Monday, December 18, 2017

Journey Of Human Growth Hormone Products

September 1, 2012 by  
Filed under articles

Human growth hormone plays an important role in human growth processes and metabolism processes. HGH is secreted in bursts by the anterior part of the pituitary gland. HGH levels are determined by this secretion and HGH levels affect the growth of an individual. A normal amount of HGH is required in every individual to optimize his chances for growth development. However, not all people are fortunate to have the exact amount of HGH. The incapacity to have normal HGH levels lead to HGH diseases. These diseases are characterized by low stature or excessive height.

The treatment and cure for these HGH diseases has been the subject of research for a long period of time. Human growth hormone was discovered by Dr. Harvey Cushing in 1912. The HGH was widely discussed and explained all over scientific journals in the next ten years. In 1958, Dr. Maurice Maben successfully treated a 17 year old boy of growth hormone deficiency. Maben purified growth hormone from a cadaver and injected it to the boy to enhance the deficiency. Because of Maben’s successful treatment, researchers extensively looked at all possibilities of treating HGH diseases. Cadaver GH became a popular method in treating HGH diseases.

The method of using cadaver GH for treating HGH diseases was decreased when majority of the patients treated with it was diagnosed with Creutzfeldt-Jakob disease (CJD) in 1985 – a very rare neurodegenerative disease that is transmissible and usually ends in death within eight months of acquiring the disease. CJD was given large attention because it had appeared as a side effect of cadaver GH.

Researchers explored on different methods to treat HGH diseases without the treat of acquiring CJD. In 1985, the Orphan Drug Act was passed in Congress as a financial benefit for pharmaceutical companies to develop drugs for HGH diseases. It was also during this time that gene splicing together with genetic engineering was invented. Genetic engineering made it possible for scientists to categorize proteins and to clone them.

Genetic engineering process entails producing a desired protein through inserting a gene into laboratory cell lines. This is called recombinant gene technology. Genentech made the first recombinant human growth hormone (rhGH) in 1985 and was approved by the U.S Food and Drug Administration in October that year.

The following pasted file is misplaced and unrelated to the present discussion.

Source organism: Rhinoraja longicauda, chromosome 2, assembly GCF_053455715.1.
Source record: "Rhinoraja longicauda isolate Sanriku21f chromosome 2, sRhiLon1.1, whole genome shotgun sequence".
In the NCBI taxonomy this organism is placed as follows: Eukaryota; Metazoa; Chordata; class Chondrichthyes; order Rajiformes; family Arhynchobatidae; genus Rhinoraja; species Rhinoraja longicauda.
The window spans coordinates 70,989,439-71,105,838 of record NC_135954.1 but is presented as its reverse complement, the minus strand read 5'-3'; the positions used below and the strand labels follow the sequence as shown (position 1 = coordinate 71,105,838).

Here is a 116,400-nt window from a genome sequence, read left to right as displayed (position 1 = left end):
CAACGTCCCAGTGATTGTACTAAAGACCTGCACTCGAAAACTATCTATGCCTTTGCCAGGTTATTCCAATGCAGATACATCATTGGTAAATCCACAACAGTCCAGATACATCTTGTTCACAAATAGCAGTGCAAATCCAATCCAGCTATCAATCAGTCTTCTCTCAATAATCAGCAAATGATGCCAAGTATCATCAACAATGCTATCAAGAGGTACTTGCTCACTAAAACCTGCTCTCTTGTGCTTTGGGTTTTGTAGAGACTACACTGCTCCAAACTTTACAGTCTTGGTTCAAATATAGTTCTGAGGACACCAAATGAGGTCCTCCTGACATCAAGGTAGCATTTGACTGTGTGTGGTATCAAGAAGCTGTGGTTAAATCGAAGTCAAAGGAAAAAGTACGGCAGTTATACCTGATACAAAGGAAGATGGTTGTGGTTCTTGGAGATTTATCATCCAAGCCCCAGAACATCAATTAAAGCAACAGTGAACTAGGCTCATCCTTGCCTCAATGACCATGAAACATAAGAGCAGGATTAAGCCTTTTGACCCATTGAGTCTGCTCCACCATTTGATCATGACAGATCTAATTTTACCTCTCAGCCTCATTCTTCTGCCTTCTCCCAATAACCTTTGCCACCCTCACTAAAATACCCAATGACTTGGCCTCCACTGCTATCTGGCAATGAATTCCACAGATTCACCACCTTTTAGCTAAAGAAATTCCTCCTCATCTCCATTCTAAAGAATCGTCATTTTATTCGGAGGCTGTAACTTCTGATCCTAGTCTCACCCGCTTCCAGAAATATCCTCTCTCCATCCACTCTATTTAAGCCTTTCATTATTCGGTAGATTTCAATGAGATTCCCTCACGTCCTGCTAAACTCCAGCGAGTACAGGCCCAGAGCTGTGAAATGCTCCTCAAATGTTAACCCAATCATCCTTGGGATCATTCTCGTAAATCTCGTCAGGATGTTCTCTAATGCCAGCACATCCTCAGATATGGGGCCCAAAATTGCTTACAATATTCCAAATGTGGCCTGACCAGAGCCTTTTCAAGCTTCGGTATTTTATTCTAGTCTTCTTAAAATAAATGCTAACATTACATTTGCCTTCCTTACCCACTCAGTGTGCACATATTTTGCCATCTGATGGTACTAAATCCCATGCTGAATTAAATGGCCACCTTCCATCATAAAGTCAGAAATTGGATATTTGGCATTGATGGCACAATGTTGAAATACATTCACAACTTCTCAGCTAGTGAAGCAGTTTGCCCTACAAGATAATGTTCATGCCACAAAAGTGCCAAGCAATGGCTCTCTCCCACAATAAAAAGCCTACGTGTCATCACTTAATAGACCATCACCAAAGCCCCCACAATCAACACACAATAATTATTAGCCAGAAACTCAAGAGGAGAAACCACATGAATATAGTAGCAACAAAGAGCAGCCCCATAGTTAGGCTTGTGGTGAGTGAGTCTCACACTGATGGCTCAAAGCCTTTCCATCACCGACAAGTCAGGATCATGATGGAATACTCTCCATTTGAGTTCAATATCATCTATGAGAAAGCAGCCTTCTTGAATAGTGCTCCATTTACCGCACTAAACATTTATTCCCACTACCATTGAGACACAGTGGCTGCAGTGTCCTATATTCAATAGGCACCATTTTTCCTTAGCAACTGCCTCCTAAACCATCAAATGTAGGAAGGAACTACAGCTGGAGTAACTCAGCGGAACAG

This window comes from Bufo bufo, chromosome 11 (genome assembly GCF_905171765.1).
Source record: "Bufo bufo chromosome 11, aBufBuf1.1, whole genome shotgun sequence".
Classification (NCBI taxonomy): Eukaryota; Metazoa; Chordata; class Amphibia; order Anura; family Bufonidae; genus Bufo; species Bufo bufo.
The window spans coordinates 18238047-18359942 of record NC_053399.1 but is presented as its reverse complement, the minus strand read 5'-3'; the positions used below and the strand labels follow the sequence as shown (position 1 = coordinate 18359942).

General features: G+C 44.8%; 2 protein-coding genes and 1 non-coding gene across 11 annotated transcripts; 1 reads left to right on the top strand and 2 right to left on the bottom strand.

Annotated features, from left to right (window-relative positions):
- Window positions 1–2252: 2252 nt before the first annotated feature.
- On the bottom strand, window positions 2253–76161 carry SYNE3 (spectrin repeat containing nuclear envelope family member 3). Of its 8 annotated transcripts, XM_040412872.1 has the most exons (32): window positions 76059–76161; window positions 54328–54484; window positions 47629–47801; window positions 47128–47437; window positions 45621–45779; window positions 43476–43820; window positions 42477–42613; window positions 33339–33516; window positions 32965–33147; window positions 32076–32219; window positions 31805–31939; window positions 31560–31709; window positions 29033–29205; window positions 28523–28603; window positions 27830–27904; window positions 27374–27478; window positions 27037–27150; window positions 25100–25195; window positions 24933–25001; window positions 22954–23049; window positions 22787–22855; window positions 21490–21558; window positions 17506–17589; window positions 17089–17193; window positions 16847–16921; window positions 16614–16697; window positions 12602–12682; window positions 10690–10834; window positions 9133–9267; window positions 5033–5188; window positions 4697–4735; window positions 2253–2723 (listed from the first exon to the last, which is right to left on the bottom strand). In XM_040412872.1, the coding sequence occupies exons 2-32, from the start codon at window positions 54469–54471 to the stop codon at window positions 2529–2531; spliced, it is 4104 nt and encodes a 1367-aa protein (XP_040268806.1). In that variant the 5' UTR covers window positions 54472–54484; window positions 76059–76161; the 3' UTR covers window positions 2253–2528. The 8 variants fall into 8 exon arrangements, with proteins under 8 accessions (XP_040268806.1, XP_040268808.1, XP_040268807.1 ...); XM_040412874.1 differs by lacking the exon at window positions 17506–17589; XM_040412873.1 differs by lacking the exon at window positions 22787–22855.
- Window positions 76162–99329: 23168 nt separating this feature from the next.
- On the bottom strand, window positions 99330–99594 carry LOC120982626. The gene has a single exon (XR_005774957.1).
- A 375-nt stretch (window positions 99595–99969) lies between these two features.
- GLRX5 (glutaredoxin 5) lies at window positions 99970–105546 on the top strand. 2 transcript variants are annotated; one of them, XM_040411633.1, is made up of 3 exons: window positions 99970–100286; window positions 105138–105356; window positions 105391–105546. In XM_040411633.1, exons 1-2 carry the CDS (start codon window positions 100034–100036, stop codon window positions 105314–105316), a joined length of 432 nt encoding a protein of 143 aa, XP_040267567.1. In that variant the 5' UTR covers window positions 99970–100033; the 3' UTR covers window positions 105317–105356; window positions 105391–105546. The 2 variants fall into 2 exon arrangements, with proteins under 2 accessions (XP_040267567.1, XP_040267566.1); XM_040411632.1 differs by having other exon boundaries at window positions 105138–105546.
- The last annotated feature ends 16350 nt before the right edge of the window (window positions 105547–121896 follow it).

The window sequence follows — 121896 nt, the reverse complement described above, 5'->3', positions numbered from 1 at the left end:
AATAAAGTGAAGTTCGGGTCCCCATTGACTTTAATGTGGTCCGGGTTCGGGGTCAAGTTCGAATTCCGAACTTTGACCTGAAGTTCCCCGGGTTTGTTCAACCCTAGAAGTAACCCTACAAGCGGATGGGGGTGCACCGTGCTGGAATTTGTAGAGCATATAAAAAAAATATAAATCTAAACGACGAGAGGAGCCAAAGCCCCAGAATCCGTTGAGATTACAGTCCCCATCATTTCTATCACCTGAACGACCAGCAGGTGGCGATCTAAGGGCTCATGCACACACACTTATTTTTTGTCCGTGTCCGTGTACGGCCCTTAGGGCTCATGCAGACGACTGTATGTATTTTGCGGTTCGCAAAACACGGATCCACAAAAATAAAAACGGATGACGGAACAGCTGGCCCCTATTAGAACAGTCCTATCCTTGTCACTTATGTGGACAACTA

Genentech’s rhGH Protropin was almost identical to the DNA chain of HGH except its code chain was off by one amino acid. This trivial disparity from the HGH didn’t affect the effectiveness of Protropin but offered other companies the possibility of competition. In 1986, an Indianapolis-based company, Eli Lily developed a HGH product, Humatrope that was identical to the 191 amino acid chain of HGH.

Genentech and Eli Lily battled for patent issues and exclusive rights of distribution and both cited Orphan Drug Act of 1985 as protection. The battle was settled in court with the court permitting both companies to distribute their products and prohibiting other companies to distribute HGH products. Both companies earned a lot of money in marketing their respective products. However, the big news for HGH products was not the treatment of HGH diseases but the possibility to reverse aging.

Human growth hormone products and supplements are now openly circulated in the market. These products are of different forms; pills, oral sprays and injectables.

The methods of treating human growth hormone diseases have come a long way from cadaver GH. There are different supplements and products which are available in the market and do not have fatal side effects like CJD. Nonetheless, it is still a long journey for HGH products to prove that they can truly reverse aging.

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